Lessons from city pioneers on opening up data

Lessons from city pioneers on opening up data

12 days ago

By Jean-Noé Landry and Merlin Chatwin

Cities have often been at the forefront of innovation in the way that government is run. Over the last ten years, there has been a movement for governments to open up data so that anyone can access, use or share it, and cities have been pioneers of this.

OpenNorth and the Open Data Charter teamed to try to understand the opportunities and challenges that cities face when opening up data. We spoke to officials, civil society representatives and politicians from a number of cities. Our research focused on Canada, but we included three international cities to provide broader context.

There are strong incentives for cities to open up their data, and the Open Data Charter can help them to do this. Open data can encourage trust in government, improve the provision of services and stimulate economic growth.

However, big challenges remain and a number of themes emerged from our conversations.

“The systems have not been built to open data… The state of government IT is in a massive technical debt, held together by chicken wire and bubblegum” — Civil society leader in Toronto

“The open data program is really the only way to access data for city employees too. There was no previous data warehouse in the city.” — City representative

Cities are often starting from a point of out-of-date IT and data management systems. Focusing just on a public-facing ‘open by default’ approach can reduce the availability of resources for basic internal data sharing. Instead, it’s important that cities take an open approach that is applied to broader data management systems and facilitates the collection of data in such a way that it benefits city officials, as well as the public.

“We have a vocal, but small group of people asking for new data, new visualizations, and new tools. We are trying to broaden the people that want to use it [data].” — Buenos Aires city open data program manager

Opening data does not automatically create a data literate public. City officials need to work with potential data users to ensure that they have the right skills to use the data. Officials themselves often require more training to be able to publish and use high-quality data.

“Residents do not care who owns the data. They want access to it.” — provincial representative.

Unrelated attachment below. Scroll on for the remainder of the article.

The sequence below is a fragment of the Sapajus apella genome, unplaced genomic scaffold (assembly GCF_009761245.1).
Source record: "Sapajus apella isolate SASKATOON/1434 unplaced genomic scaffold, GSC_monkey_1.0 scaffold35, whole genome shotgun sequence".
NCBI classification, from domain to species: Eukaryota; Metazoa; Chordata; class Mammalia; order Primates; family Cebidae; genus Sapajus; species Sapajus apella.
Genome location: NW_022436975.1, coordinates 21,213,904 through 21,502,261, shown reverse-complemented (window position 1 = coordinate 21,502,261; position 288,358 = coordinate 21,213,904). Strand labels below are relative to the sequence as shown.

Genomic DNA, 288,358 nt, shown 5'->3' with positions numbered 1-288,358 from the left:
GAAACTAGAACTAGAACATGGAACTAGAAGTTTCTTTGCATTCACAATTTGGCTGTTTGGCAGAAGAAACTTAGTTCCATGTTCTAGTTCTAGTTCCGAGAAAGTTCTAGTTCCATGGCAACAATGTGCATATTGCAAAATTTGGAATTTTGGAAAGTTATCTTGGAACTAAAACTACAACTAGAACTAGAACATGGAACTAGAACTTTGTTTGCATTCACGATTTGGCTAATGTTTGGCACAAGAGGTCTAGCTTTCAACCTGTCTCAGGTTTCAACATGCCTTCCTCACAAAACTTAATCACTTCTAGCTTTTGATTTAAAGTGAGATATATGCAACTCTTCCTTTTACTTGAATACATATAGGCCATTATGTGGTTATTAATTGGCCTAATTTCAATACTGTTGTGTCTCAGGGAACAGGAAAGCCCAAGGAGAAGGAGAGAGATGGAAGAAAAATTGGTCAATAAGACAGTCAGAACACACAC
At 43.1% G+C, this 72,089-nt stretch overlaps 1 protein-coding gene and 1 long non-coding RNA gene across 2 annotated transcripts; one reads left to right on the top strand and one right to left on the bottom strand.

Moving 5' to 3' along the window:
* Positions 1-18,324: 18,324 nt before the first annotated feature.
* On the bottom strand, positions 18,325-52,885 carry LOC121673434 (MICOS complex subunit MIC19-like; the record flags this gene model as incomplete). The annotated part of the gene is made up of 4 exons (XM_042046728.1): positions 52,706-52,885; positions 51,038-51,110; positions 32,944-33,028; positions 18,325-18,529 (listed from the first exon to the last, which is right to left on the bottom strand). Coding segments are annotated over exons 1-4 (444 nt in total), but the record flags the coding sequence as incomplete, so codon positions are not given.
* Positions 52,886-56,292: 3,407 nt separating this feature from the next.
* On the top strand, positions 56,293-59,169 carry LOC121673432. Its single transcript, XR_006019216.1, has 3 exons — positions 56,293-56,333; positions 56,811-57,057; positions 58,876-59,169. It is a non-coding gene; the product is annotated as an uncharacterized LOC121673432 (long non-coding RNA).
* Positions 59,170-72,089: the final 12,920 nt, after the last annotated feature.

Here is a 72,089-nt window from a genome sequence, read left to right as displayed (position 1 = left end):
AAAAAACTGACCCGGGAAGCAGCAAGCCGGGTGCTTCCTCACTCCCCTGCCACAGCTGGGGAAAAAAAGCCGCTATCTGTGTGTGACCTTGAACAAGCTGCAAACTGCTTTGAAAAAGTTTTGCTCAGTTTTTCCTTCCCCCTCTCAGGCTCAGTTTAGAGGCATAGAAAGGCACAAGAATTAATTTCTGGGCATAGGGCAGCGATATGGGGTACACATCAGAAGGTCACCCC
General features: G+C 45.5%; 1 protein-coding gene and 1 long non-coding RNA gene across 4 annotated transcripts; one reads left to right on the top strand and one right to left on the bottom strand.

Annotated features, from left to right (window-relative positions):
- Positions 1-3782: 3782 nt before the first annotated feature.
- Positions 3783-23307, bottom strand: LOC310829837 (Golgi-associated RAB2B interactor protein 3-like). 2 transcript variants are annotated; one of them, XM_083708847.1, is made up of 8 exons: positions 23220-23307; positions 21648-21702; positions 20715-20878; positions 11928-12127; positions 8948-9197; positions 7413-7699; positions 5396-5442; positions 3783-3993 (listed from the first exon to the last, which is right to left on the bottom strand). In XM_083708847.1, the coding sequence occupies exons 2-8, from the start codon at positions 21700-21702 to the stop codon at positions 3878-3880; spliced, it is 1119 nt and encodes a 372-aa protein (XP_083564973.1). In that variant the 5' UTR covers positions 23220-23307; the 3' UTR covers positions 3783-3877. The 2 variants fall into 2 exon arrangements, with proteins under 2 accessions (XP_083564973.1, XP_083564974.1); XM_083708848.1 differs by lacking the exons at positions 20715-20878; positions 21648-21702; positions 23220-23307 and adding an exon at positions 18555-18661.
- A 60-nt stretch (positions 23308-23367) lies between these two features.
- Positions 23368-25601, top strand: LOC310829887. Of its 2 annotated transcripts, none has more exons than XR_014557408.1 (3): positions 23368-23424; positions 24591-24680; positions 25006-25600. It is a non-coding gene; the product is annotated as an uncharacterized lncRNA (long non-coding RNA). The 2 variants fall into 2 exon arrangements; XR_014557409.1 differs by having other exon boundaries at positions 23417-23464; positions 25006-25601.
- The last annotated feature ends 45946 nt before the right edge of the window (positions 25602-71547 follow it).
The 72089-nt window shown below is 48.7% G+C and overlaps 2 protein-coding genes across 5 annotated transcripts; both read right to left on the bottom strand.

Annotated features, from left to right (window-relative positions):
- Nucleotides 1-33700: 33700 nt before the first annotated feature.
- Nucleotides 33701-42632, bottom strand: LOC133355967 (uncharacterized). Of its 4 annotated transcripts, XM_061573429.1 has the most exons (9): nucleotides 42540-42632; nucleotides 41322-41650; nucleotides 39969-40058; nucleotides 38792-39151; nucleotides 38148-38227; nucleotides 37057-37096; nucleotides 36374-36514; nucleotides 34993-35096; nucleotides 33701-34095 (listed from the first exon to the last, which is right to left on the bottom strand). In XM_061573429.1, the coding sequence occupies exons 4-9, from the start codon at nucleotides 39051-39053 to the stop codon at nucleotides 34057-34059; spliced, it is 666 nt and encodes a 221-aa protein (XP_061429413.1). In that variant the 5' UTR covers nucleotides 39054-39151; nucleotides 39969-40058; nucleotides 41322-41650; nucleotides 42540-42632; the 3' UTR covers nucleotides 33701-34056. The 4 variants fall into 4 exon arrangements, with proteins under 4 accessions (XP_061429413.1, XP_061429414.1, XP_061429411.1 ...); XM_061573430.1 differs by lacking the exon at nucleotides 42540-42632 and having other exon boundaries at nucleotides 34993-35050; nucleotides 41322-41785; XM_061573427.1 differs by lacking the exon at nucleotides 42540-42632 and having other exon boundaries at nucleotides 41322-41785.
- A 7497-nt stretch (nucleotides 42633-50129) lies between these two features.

Achieving impact through open data requires interjurisdictional cooperation. Citizens don’t see the borders between different government units. Officials should be working with their counterparts in other cities, and in national governments, to ensure that their open data efforts fit in with what’s going on elsewhere.

“Open data is much more complex now than it was only a few years ago. Now cities are required to address license standards, open data platforms, data collection strategies, and still monitor the political discourse.” — An elected representative.

Policy and standard development is not keeping up with the pace of change. It’s important for data to be released using shared standards, but city officials often struggle to find relevant ones for particular datasets. More work needs to be done to harmonise approaches to open data.

“Opening the procurement documents is one of the areas with the most room for growth moving forward.” — An elective representative.

Governments cannot be ‘open by default’ without open procurement. This means both opening up the general government procurement process and ensuring that the purchasing of data and IT products allows an ‘open by default’ approach.

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For the cities we included in our research, open data has been integrated into their strategy, but it still lacks sufficient human and financial resources to result in meaningful social impact. The report includes recommendations for officials for what they can do next.

If you’re interested in learning more about the Charter, or are a city who wants to formally adopt the Charter principles, please get in touch: info@opendatacharter.org.